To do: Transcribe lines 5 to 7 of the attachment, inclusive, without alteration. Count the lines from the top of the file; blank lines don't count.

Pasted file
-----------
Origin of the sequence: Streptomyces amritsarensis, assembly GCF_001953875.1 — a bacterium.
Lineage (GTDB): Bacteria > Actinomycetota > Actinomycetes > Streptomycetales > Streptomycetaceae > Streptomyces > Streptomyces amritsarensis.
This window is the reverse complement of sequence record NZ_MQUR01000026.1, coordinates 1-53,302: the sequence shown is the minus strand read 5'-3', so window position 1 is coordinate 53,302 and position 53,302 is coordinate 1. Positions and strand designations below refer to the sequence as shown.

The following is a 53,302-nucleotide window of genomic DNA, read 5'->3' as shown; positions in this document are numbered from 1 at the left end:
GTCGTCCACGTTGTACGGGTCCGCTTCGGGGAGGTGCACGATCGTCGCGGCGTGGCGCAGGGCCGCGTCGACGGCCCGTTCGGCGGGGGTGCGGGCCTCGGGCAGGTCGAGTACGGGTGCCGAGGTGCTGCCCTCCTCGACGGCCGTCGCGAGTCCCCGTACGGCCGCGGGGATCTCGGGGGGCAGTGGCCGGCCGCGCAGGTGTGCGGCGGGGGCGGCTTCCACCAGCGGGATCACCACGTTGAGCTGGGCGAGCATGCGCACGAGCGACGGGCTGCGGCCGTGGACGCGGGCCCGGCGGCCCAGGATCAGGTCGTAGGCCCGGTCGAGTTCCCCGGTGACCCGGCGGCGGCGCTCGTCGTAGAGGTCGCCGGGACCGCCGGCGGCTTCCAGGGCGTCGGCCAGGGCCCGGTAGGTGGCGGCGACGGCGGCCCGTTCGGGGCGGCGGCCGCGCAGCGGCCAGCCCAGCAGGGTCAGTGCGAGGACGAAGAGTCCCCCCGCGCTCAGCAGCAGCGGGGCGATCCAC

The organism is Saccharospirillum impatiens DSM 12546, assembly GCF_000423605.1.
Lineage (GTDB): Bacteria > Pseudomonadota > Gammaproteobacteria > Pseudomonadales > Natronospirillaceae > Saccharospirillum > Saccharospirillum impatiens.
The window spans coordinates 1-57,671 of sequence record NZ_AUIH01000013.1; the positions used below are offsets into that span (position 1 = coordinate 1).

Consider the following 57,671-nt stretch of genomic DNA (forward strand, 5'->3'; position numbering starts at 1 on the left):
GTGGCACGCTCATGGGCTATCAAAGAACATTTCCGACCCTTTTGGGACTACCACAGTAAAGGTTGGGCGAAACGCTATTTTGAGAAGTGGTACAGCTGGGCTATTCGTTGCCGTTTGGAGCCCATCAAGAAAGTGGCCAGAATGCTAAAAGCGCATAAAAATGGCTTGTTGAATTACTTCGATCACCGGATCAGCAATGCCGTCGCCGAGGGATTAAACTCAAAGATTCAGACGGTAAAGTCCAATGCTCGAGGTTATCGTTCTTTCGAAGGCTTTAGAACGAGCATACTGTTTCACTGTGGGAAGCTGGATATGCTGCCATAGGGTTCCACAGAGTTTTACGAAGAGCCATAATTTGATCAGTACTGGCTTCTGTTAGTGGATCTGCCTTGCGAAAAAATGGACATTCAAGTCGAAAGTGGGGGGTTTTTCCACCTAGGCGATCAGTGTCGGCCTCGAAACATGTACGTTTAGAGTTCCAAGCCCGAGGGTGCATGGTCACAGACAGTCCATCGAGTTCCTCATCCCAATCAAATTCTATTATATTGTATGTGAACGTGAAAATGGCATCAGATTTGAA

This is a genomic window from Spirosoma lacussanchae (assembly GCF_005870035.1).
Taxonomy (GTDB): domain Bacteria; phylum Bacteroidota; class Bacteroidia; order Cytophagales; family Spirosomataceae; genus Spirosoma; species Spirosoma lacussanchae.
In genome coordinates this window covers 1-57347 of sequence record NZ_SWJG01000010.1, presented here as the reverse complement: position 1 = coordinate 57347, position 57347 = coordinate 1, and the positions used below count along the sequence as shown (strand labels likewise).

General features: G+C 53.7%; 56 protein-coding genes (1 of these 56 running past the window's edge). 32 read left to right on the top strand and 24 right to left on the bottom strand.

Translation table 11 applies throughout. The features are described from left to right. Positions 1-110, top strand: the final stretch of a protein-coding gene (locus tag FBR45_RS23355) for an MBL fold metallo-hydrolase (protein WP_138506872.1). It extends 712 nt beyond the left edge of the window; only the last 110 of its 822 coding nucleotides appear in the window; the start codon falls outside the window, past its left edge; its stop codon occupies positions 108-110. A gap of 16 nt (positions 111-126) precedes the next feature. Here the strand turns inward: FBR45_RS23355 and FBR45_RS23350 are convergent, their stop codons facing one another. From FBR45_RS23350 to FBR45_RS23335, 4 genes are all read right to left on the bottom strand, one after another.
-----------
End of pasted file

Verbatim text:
GTCGTCCACGTTGTACGGGTCCGCTTCGGGGAGGTGCACGATCGTCGCGGCGTGGCGCAGGGCCGCGTCGACGGCCCGTTCGGCGGGGGTGCGGGCCTCGGGCAGGTCGAGTACGGGTGCCGAGGTGCTGCCCTCCTCGACGGCCGTCGCGAGTCCCCGTACGGCCGCGGGGATCTCGGGGGGCAGTGGCCGGCCGCGCAGGTGTGCGGCGGGGGCGGCTTCCACCAGCGGGATCACCACGTTGAGCTGGGCGAGCATGCGCACGAGCGACGGGCTGCGGCCGTGGACGCGGGCCCGGCGGCCCAGGATCAGGTCGTAGGCCCGGTCGAGTTCCCCGGTGACCCGGCGGCGGCGCTCGTCGTAGAGGTCGCCGGGACCGCCGGCGGCTTCCAGGGCGTCGGCCAGGGCCCGGTAGGTGGCGGCGACGGCGGCCCGTTCGGGGCGGCGGCCGCGCAGCGGCCAGCCCAGCAGGGTCAGTGCGAGGACGAAGAGTCCCCCCGCGCTCAGCAGCAGCGGGGCGATCCAC

The organism is Saccharospirillum impatiens DSM 12546, assembly GCF_000423605.1.
Lineage (GTDB): Bacteria > Pseudomonadota > Gammaproteobacteria > Pseudomonadales > Natronospirillaceae > Saccharospirillum > Saccharospirillum impatiens.